Monday, June 15, 2009

Sabir Mateen & Daniel Carter - Sound On A Sunday (RAI Trade, 2006) ****

In April 2004, the equivalent of the New York Vision Festival took place in Rome, Italy, with musicians such as William Parker, Matthew Shipp, Hamid Drake, Dave Burrell, Guillermo E. Brown, Lewis Barnes, Rob Brown, Craig Taborn, Mark Dresser, Gerald Cleaver.

On the agenda were also Daniel Carter and Sabir Mateen, two of the leading figures of the free jazz scene of the last decade, playing one performance together. Although this is a duo recording, the list of instruments being played far exceeds what you would expect : both musicians play alto, tenor, piano, drums and flute, with Mateen adding clarinet and Carter trumpet, which of course leads to a myriad of combination possibilities. And despite the range of instruments, they start the performance with the first instrument : the human voice, for a number of shouts, wails, whispers and rhythmic vocalizations, setting the tone for what is to come : a wild mix of tribal, urban, spiritual, boundary-less adventurous and very physical music. When the voices die down, trumpet and clarinet play hesitating notes, like chicklings cracking through the shell of the egg, full of wonder and curiosity, further accentuated by the question mark-like inclination at the end of Mateen's clarinet phrases. In the meantime Carter has switched to piano, creating some busy tension, allowing for Mateen to pick up his sax, and join the free fun of the intense dialogue, and when the piano stops, he blows some of the highest piercing notes I've ever heard come out of a sax, sufficiently high to make Carter use his voice again, ending with a loud applause from the large audience, easily a couple of hundred people from the sound of it, a rare situation for this kind of music. The second piece consists of piano and alto, and I'm no longer sure who plays what, but it is raw, free and soulful, full of thundering chords and passionate screams (my guess : Mateen on alto, Carter on piano, but I may be wrong). On the third track Mateen starts reciting some uplifting poetic messages for world peace, while drumming in support of Carter's wild exploration of the keyboard. The pure physicality of the music and the fact that neither of these instruments is their first instrument, adds something to the overall feeling that their music is all about unleashing all internal forces into the outside world, and mixing them into a more powerful whole. Yet it's not all about power: the second track starts as a flute-drums duet, all subdued and calm, reverent and peaceful, melodic and rhythmic, leading to some shouting and singing, more like incantations or chants, ending with the two flutes playing, joyful and light-footed. No doubt the best track is the last one, with the two musicians playing their saxes, reacting, provoking, leading and challenging, swirling and soaring, going through moments of tension and calm, soft interplay and free interactions. It is clear that for these two musicians, music is the power of life, and the power of life is music. A great short album, quite short for a CD actually: a little over 37 minutes. It is also not a recent release, but I got hold of a copy only recently. Actually, I thought it was released this year, but I noticed only after reviewing it that it dates from 2006, but well, recent enough, and still worthwhile sharing the review, I hope.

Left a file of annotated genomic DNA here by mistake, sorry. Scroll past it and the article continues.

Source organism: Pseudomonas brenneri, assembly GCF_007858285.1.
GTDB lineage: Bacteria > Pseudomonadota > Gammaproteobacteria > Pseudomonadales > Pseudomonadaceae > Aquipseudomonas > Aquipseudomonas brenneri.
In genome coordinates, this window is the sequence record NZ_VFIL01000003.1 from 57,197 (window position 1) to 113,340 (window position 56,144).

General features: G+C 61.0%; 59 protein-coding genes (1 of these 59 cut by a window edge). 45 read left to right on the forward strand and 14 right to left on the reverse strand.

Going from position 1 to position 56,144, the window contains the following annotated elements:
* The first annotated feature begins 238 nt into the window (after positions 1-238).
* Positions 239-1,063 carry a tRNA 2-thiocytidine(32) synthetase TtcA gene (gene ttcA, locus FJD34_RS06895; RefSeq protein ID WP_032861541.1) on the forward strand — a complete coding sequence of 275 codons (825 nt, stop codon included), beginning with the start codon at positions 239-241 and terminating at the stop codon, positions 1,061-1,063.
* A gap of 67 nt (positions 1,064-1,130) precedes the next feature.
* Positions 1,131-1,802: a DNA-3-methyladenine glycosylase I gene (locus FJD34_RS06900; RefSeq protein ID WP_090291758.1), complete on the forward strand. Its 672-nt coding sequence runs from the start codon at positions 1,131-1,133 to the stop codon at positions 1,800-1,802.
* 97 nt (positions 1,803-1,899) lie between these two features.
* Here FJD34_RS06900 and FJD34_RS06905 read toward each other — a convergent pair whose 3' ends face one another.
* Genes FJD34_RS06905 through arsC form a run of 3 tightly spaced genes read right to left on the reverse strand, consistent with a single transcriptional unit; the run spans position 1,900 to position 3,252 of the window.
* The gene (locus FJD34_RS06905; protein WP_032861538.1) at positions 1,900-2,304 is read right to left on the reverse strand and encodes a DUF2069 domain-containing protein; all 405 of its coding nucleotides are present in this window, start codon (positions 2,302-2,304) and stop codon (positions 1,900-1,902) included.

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© stef

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